MARKET SNAPSHOT: U.S. Stocks Close Flat; 'fear Index' Drops To Lowest Level In Decades

By Barbara Kollmeyer, MarketWatch, Ryan VlastelicaFeaturesDow Jones Newswires

VIX falls to lowest level in 24 years

U.S. stocks ended essentially unchanged on the day on Monday, with major indexes retreating from an early advance that took key indexes to fresh records, but waned as materials shares offset a rise in the energy sector.

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Trading activity was listless after Emmanuel Macron's closely watched, but expected, presidential election victory in France on Sunday, though the removal of a potential geopolitical headwind took the CBOE Volatility index to its lowest levels in decades.

The Dow Jones Industrial Average rose 4.1 points to 21,011.05. The S&P 500 slipped 0.1 point to 2,399.16, after briefly hitting a new intraday record of 2,401.23 in early trading. The Nasdaq Composite Index also touched an intraday all-time high, at 6,106.12, but ended at 6,102.66, up 1.9 points on the day. All three indexes moved less than 0.1%.

While major indexes saw little activity on the day, there were larger moves within specific sectors. The biggest drag on markets was materials (XLB), which fell 0.9%, although that was offset by a 0.7% rise in the energy sector (XLE).

A lack of surprise in the French election left investors struggling to find new catalysts to keep pushing shares higher, but the easing of geopolitical anxiety contributed to the 7.4% decline in the VIX, which fell as low as 9.72, its lowest level since 1993 ( If the so-called "fear index" closes under the level of 10, that would mark only the 11th such time it has closed in single digits since debuting in 1990.

See more: A popular gauge of Wall Street fear threatens to hit rock bottom (

Volatility was seen as likely had nationalist candidate Marine Le Pen won, as she had proposed removing France from the European Union. Investors had backed Macron because he was seen as a safer choice for regional stability, and not because of the specifics of his policies.

"I think Mr. Macron is in for tough challenges from both the left and the right and the country may, in effect, become ungovernable, before all is said and done," Mark Grant, chief strategist at Hilltop Securities, wrote in a research note. He added that for investors, "the rejoicing may be brief."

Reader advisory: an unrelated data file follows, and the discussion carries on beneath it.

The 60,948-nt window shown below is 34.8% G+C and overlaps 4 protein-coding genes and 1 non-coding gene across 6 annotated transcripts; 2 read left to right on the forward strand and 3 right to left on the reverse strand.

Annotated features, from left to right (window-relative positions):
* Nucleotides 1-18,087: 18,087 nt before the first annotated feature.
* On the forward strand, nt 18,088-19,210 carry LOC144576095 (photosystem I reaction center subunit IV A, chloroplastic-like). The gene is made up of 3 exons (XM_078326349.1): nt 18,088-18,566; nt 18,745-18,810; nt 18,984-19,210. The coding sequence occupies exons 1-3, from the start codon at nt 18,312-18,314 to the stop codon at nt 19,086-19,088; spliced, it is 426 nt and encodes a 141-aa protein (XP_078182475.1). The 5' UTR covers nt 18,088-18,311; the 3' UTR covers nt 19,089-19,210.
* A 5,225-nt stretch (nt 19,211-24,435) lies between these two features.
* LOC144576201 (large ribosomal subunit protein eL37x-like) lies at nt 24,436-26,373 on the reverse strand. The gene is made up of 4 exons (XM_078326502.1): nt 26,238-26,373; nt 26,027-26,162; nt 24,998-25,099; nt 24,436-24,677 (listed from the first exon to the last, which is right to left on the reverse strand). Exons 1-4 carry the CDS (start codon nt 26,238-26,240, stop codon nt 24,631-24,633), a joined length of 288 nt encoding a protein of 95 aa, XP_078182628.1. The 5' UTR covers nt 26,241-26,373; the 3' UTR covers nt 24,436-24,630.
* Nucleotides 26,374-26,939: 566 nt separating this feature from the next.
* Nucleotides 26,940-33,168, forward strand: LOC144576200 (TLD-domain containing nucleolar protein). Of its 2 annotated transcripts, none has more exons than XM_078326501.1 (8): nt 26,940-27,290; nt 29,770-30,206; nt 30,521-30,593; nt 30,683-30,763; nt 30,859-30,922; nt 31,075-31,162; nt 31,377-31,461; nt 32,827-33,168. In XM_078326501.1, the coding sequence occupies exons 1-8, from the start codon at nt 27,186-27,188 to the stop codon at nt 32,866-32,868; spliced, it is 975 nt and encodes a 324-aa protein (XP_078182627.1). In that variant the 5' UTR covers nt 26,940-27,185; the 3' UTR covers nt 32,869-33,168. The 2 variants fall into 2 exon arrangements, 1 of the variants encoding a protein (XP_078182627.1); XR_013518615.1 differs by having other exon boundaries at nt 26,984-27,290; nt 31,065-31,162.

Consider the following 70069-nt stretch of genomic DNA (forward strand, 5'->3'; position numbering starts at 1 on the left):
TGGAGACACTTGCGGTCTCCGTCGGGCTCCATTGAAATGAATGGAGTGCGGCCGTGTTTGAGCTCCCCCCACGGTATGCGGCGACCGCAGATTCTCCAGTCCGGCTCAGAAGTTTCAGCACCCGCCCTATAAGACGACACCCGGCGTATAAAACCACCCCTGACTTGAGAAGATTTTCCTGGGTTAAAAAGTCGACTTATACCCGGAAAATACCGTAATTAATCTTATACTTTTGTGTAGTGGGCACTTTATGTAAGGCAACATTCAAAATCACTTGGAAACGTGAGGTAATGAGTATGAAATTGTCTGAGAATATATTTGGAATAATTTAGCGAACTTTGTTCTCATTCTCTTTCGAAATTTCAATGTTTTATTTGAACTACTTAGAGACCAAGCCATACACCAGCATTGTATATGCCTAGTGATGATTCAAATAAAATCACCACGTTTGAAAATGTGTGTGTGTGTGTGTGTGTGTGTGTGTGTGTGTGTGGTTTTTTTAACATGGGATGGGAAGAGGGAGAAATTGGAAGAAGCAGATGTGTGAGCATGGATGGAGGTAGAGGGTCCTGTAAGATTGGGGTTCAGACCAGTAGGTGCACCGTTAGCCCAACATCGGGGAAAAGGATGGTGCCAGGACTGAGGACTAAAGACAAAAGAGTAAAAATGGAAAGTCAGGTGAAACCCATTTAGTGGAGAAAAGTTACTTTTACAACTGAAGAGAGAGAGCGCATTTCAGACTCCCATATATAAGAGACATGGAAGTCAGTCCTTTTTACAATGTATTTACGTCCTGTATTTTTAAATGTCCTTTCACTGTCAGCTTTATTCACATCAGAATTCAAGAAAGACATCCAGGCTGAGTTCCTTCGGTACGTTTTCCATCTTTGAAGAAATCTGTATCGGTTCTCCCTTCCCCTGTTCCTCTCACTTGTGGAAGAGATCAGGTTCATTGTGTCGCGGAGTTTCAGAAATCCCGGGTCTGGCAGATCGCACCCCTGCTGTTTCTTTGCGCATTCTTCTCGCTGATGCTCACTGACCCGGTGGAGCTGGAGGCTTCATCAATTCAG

Asian stocks were one of the few places to get a positive boost ( Sunday's victory for Macron. European stocks pulled back from a nine-year high (, with the French CAC 40 index closing down 0.9%.

Grant said some investors may shift the focus to French parliamentary votes in June, with questions about Macron's ability to build a majority.

"It is entirely possible that [Macron] won't secure enough seats to push through his agenda. His party will face stiff opposition for the two main French political parties as well as the Le Pen group, which are far better organized, in my opinion, than Mr. Macron's group...I think the investment focus will shift, and rather quickly, to the Parliamentary elections and the governance of France as skepticism grows, once again, about the French economy, and the place of France in the European Union."

Read:Macron handily wins French presidential election -- seen as an upbeat sign for the stock market (

See also:Investors are breathing a sigh of relief over France, for now (

Recent action in equities has been slight, and the S&P has moved less than 20 points in either direction for nine consecutive days, the longest such streak since 1961. However, some say that could be a good omen for stocks going forward (

In the latest commentary from Federal Reserve officials, Cleveland Federal Reserve President Loretta Mester said the Fed must be "very vigilant against falling behind (" on needed interest-rate hikes, adding that "we could risk a recession" if the central bank delayed too long on normalizing rates.

Separately, St. Louis Fed President James Bullard said the Fed's benchmark federal-funds rate is close to where a famous mathematical rule recommends it should be (

Stocks on the move: Shares of Kate Spade & Co.(KATE) jumped 8.3% on news that luxury handbag retailer Coach Inc.(COH) will buy its rival in a deal valued at $2.4 billion. ( of Coach rose 4.8%.

Sinclair Broadcast Group Inc.(SBGI) announced a deal to buy Tribune Media Co.(TRCO) for close to $4 billion, in a tie-up that would combine two of the country's biggest local-television operators ( Shares of Sinclair sank 2.2% while Tribune rose 5.2%.

A number of companies saw big moves thanks to comments out of the Sohn hedge-fund conference, where a number of fund titans gave their top investment ideas.

Read: Sohn hedge fund conference live blog: Ackman, Einhorn, Gundlach offer top picks (

( markets: In Asia, Japan's Nikkei 225 index reached a 16-month high ( and Korea's Kospi hit an all-time high, helped in part by the French election result, but also enthusiasm following the U.S. jobs report.

Oil prices traded up and down on Monday (, with West Texas Intermediate crude futures last up 0.4% at $46.42 a barrel, after tumbling around 6.3% last week. Crude made an attempt to retake the $47 level after Saudi Arabia's oil minister said a deal to cut production could be extended into 2018, before backing off.

Gold prices rose less than 0.1%.

Opinion:The commodity conundrum -- why are prices so weak? (

The dollar was flat (, as measured by the ICE U.S. Dollar Index , but it was stronger against the euro , which slipped from a six-month high as a relief rally linked to the French election lost steam.

(END) Dow Jones Newswires

May 08, 2017 16:25 ET (20:25 GMT)